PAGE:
Python would compile just fine. When run however, an exception will be thrown because a string does not have a 'functionThatDoesNotExist()" (go figure). This may seem like a natural thing and one might think that avoiding dealing with types directly frees a developer to work on the logic rather than ensuring that the types match up correctly. However, that view would be a reversal of reality. In fact, the developer has to worry more about types in a loosely typed language than in a statically typed language. For safety, each input to a function needs to be checked for the existence of each property that is accessed (and each property of those if there are nested access calls). The developer is now responsible for manually reviewing each changed line of code for what would be compile-time syntax erros in other languages. Simple typos that result in invalid statements can reach production which is not the case in a compiled language.

Refactoring is also a very large problem in Python. If a method needs to be modified to accept a different set of parameters or if the name needs to be changed to reflect it's usage more accurately, finding all of the users of that method is a terrible ordeal. A developer is relegated to using grep to search for a string on the name of the method itself! If there are more than one function with the same method name, you now need to manually verify that you only change the correct one. Since some of these usages could be on objects passed in to methods that have no types attached, there could be no way of knowing which type of object a function is accepting and which instances need to be modified for a refactoring and which do not. Unacceptable.

So I propose that languages like Python actually reduce developer productivity by hoisting off tasks that could have easily been accomplished by a compiler onto the developer in a manual and error-prone process. The speed increase by utilizing duck typing is more than negated by these concerns. Further, it has been shown that a strongly-typed, statically compiled language like Scala can still reap many of the benefits of a language like Python such as function passing while still retaining the safety of compile-time type checking.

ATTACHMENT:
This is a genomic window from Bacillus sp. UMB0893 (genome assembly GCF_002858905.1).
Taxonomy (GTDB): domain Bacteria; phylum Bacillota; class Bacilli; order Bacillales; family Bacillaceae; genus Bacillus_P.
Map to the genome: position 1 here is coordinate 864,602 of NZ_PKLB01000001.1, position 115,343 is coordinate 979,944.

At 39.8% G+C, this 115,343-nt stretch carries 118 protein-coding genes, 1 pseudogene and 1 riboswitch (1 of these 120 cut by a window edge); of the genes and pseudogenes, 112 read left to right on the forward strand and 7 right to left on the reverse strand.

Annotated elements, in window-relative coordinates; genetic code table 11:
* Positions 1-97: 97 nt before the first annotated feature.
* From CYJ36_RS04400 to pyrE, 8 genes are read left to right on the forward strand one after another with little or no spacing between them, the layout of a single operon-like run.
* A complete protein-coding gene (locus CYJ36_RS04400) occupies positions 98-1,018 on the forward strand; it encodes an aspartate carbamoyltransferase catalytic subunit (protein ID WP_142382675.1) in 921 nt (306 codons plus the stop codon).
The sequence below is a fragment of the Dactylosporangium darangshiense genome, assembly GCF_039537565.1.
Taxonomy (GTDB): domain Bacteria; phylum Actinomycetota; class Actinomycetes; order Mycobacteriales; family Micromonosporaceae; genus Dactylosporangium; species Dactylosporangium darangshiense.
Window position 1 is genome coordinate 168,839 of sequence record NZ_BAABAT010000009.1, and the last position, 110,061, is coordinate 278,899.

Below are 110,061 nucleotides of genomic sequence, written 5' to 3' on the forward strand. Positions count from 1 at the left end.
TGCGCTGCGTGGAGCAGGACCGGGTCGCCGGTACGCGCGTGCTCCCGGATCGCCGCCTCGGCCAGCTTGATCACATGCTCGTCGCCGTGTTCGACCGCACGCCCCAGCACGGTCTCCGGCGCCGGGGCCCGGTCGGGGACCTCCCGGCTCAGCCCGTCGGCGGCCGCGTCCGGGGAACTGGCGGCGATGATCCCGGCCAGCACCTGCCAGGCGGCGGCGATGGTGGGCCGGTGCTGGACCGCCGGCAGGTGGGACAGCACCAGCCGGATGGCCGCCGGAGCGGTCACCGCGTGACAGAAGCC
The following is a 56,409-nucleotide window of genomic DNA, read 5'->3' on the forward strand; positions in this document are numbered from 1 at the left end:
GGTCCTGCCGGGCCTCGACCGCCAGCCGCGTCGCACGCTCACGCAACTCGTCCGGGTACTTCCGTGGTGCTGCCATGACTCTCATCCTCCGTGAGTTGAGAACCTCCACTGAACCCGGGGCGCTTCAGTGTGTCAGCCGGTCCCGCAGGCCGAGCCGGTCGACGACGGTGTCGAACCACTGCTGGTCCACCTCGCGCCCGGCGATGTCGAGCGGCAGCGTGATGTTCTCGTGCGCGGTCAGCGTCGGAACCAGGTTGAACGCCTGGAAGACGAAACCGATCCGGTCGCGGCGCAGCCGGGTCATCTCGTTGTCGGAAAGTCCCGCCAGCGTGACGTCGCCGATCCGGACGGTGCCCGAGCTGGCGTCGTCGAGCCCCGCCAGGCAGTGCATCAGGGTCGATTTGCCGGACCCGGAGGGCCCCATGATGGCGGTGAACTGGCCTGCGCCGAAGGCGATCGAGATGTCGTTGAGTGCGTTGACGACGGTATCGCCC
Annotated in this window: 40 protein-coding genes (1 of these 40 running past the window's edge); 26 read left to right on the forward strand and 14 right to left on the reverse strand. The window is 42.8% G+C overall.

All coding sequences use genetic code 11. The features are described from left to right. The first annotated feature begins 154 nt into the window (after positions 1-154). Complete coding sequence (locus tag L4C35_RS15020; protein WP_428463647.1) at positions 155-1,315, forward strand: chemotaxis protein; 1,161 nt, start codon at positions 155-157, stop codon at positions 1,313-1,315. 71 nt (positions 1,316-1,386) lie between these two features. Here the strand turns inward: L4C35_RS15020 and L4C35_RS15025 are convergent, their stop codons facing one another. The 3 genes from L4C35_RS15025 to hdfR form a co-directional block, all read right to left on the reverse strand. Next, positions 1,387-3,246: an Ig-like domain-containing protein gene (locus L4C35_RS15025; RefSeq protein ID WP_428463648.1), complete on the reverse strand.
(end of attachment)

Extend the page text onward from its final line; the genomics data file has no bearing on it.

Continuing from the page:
In essence, I would recommend a strongly-typed compiled language such as Scala for both learning and production usage over a dynamic, duck-typed, interpreted language such as Python.

Ok, now for some quick rants!

Whitespace as part of your syntax? Come on! Now we have to agree on tabs vs spaces and how many spaces we use for standard indent as part of our syntax? Not to mention there are tools such as Review Board that (rightfully so in my opinion), ignore white-space only changes as not being a significant syntax change. Are we children that we can't just indent our code properly on our own without being shackled by syntactically significant tabs and spaces?

Oh and not being able to do Threading is stupid. The GIL is dumb. Use a real language that can do concurrency.

And no such thing as private variables? Everything public all the time? Why bother calling yourself an object-oriented language if you can't even handle real encapsulation?

Ok, rant over. Back to coding in Python. sigh